Barcode everyone at birth - BBC FUTURE – 22 MAY 2012
This week science fiction writer Elizabeth Moon argues that everyone should be given a barcode at birth.
“If I were empress of the Universe I would insist on every individual having a unique ID permanently attached – a barcode if you will; an implanted chip to provide an easy, fast inexpensive way to identify individuals.
It would be imprinted on everyone at birth. Point the scanner at someone and there it is.
Having such a unique barcode would have many advantages. In war soldiers could easily differentiate legitimate targets in a population from non combatants.
This could prevent mistakes in identity, mistakes that result in the deaths of innocent bystanders. Weapons systems would record the code of the use, identifying how fired which shot and leading to more accountability in the field.
Anonymity would be impossible as would mistaken identity making it easier to place responsibility accurately, not only in war but also in non-combat situations far from the war.”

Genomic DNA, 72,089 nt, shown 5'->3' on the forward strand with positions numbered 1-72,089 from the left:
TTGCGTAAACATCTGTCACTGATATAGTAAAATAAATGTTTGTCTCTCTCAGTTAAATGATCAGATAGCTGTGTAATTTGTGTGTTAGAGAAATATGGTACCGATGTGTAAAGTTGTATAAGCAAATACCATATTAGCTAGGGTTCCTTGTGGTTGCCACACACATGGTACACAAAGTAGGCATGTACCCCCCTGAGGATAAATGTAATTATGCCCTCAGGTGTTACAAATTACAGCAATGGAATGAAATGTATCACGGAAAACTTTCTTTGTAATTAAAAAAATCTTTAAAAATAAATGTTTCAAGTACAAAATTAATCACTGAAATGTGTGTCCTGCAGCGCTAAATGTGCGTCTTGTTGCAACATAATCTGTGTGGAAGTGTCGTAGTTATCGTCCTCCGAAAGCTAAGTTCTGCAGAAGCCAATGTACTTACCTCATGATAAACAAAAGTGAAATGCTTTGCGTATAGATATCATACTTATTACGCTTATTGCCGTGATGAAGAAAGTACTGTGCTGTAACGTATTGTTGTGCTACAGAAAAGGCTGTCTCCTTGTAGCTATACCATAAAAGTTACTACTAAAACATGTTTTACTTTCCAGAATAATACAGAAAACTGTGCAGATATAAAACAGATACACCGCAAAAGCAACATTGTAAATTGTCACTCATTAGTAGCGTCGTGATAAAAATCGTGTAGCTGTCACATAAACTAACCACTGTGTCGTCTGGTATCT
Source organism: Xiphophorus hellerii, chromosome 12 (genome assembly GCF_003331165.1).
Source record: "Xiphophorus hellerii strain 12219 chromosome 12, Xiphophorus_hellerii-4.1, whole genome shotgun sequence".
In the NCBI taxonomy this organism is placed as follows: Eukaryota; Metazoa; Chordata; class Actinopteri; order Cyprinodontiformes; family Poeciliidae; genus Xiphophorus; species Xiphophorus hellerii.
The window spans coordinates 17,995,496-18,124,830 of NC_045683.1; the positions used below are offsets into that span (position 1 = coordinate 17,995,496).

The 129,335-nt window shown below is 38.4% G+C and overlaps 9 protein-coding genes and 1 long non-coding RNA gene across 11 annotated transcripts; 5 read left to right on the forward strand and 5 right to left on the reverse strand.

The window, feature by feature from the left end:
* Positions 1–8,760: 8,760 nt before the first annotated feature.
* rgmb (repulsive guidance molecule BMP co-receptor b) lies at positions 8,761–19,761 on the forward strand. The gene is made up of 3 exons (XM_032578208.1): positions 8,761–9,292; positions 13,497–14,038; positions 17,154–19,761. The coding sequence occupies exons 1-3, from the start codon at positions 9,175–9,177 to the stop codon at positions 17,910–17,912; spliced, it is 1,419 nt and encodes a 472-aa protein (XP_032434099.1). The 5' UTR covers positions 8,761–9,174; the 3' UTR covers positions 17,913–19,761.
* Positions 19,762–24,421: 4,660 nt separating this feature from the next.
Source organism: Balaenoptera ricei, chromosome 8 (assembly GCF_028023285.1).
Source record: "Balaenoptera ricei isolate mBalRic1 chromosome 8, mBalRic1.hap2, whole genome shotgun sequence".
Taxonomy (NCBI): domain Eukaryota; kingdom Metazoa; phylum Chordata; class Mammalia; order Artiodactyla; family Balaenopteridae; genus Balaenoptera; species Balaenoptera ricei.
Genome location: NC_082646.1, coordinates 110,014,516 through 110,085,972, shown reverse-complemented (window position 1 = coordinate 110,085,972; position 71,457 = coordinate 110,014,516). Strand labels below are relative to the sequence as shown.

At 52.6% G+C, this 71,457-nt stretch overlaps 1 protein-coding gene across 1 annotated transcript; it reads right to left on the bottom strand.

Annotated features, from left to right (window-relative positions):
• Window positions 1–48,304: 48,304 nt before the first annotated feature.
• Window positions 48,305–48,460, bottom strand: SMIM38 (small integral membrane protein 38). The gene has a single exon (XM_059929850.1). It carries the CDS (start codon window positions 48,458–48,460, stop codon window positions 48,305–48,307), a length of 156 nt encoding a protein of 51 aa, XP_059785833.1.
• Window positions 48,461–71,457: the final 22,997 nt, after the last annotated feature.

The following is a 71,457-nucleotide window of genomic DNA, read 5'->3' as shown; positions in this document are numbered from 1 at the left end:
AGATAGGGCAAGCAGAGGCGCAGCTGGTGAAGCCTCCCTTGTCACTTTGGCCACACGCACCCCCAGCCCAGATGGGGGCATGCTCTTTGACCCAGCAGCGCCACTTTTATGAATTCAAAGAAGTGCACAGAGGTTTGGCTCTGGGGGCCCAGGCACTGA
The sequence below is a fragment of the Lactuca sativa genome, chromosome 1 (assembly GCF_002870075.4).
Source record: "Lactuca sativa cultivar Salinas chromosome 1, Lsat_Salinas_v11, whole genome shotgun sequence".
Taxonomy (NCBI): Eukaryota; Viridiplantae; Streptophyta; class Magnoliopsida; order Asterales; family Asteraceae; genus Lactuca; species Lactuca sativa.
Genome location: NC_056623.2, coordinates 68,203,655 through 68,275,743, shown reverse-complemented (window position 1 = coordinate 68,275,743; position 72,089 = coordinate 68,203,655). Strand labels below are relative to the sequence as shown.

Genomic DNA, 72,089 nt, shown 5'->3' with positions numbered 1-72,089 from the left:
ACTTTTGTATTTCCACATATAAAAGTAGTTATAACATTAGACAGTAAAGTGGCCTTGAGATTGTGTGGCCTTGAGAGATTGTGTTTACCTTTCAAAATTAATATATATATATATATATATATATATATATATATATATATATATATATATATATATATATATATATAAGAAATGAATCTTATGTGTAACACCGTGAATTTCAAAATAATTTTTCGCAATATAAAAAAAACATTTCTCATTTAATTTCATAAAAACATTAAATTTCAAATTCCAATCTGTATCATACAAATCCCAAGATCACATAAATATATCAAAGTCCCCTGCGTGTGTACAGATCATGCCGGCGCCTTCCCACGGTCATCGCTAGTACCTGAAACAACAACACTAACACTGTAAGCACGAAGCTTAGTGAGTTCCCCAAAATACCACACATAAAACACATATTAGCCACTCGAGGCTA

Memory chip to record memories
This week, stem cell scientist Professor Chris Mason, imagines a human memory chip:
“This would give everyone the chance to have a complete collection of all their life’s memories, without any loss of detail or the distortions of time.
I use the term chip loosely, as it might be made of silicon or be living cell based, but when connected to our brain it would provide instant additional memory, just like a computer memory stick.
With the human memory chip, experiences could be stories and be played back perfectly, either by the original owner of the memory or cloned and directly shared with others. For example, a soldier returning from battle could actually share their memories and thus enable the full horror of war to be experienced first-hand by the people at home.
Memories could also be passed on to future generations. Imagine inheriting the memory of your mother on the day you were born – a far better way to understand the past than a box of dusty old photographs.
I close on a cautious note. Whilst human memory chips could have many world-changing benefits, there is also the potential for misuse. But I hope that the option for everyone to have a complete collection of their life’s memories will one day be the norm, and not just the wish of an absent-minded professor.”